Narita Airport’s duty-free: success

The last time I transited in Tokyo Narita International Airport was two years ago when Chris and I were passing through to and from Taiwan. I remember thinking that on our way back to New York, I wanted to stop by one of the duty-free shops, Akihabara, to pick up some Royce chocolate that I love. In Japan, these Royce Nama chocolates are only the equivalent of $4-5 USD, while at the duty-free shop at Narita, they are around $6 USD. However, if you want to buy them in the U.S. at an official Royce shop, like the ones that are in New York City, for the same box, you’d pay $18 USD, which is crazy! I understand why they would do this from a capitalistic, money-making perspective, but on the consumer side, there’s no way I would be that desperate to pay over three times as much for the same product, even if I only pass through Tokyo every few years. These are little luxuries I can live without.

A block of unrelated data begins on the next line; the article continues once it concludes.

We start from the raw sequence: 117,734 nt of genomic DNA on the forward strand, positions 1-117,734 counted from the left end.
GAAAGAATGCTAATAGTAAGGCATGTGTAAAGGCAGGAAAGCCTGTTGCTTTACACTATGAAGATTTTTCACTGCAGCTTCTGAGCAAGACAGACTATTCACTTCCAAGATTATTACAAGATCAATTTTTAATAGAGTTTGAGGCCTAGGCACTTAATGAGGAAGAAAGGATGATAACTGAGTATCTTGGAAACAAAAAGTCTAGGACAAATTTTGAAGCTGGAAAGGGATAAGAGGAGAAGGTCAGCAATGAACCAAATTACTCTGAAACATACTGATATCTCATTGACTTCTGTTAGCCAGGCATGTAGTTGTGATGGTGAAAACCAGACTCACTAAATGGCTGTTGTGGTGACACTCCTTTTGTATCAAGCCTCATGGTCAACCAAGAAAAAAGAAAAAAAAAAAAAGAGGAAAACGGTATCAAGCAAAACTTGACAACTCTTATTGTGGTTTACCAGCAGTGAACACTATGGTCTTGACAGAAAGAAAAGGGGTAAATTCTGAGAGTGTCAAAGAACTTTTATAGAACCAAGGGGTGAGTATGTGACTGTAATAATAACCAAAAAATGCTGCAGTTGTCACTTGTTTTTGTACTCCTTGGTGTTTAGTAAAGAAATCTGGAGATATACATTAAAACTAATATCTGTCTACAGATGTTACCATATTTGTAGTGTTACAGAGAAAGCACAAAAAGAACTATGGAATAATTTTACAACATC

Two years ago, though, I failed at my attempt to buy them because the line for checkout at this duty-free shop was far out of the store and snaking out. I couldn’t believe that I was seeing this with my own eyes; the wait would have been at least 45 minutes in line, not to mention all the aggressive Chinese tourists literally sweeping up shelves and shelves of products into their shopping carts. Others were running around chaotically, grabbing whatever was available and barely even looking at what they were snatching up to buy. I was really upset then and determined to make sure I actually came out successful this time. And I was successful this time at two different stores, one without even a minute’s wait. There was slightly less aggression from Chinese tourists, but this time, I noticed that some of the people buying multiple shopping carts-worth of Japanese chocolate and green-tea biscuits were not just Chinese this time, but white American and European tourists! More competition at duty-free now! It seems like everyone is discovering all these Japanese sweets and wanting to take them home, both for themselves and as well as their family and friends as gifts.

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